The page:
recorder method online : descant/sopranog sharp / a flat
Dr. Brian Blood


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Important: To see and hear our 'live' music examples you will need to install the free Scorch plug-in for PC and MAC systems.


First Octave: B :: A :: G :: E :: D :: C :: F :: F#/Gb :: Bb/A# :: C#/Db :: G#/Ab :: D#/Eb :: Second Octave :: Third Octave


This section gives advice on the following topics:

How To Finger The Note G sharp
How To Play The Note F sharp


How To Finger The Note G sharp

The eleventh note we learn, G sharp on the descant (soprano) recorder, lies on the second lowest line on the treble clef but has a sharp sign before it, in the key signature at the beginning of the stave or on a G earlier in the same bar. The enharmonic equivalent to G sharp is A flat in the equitempered scale - that is both notes have the same fingering. Click on the play button in the Sibelius score to hear it. Below that we give the standard fingering for this note, the fingering you would use under normal circumstances.


Legend: = hole covered = hole uncovered = pinched thumbhole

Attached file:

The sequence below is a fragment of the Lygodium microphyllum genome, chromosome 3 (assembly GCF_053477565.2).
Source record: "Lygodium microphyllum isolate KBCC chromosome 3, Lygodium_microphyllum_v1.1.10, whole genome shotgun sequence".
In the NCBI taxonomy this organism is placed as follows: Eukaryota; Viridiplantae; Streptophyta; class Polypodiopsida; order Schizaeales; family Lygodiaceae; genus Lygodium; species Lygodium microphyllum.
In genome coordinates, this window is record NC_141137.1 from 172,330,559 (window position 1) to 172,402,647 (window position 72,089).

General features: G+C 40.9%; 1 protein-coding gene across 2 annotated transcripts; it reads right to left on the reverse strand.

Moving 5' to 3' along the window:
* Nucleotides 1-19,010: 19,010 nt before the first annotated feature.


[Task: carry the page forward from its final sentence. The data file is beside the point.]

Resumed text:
Recorder Thumb 1 2 3 4 5 6b
6a
7b
7a
Bell
Descant
Tenor
  -----left hand------ -----right hand-----

G#
standard



G#
alternative


Using the standard nomenclature, the fingering for first octave G sharp, or for the enharmonic equivalent A flat, is written 0 1 2 4 5. An alternative fingering, which is generally better in tune than the standard fingering for G sharp is written 0 1 2 4 5 6a.

How To Play The Note G sharp

Play the note A on the descant (soprano). Now lower the first and second fingers of the right hand. Low G sharp should be blown gently because on almost all makes of recorder this note tends to be a little sharp. There is a good argument for using the alternative fingering shown above, where an extra hole is closed with the third finger of the right hand, as the standard, using the standard only when the complexity of a series of finger movements makes it difficult to use the extra finger or the dynamic level of the G sharp is low. Most professional players use the alternative fingering as a matter of course. If the G sharp is the major third in a chord based on E, it will be essential to keep it flatter to sweeten the interval. You will remember we made a similar point when considering the tuning of F sharp when it was the major third to D. Once the the movement between A and G sharp has been mastered, you might try the progression E to G sharp, which requires the lifting of only the third finger of the left hand. A third, trickier progression is the movement between F sharp and G sharp as well as the reverse, something one is likely to come across in baroque recorder music written in the keys of A and E. Once you have mastered these progressions you should try the next exercise piece 11.


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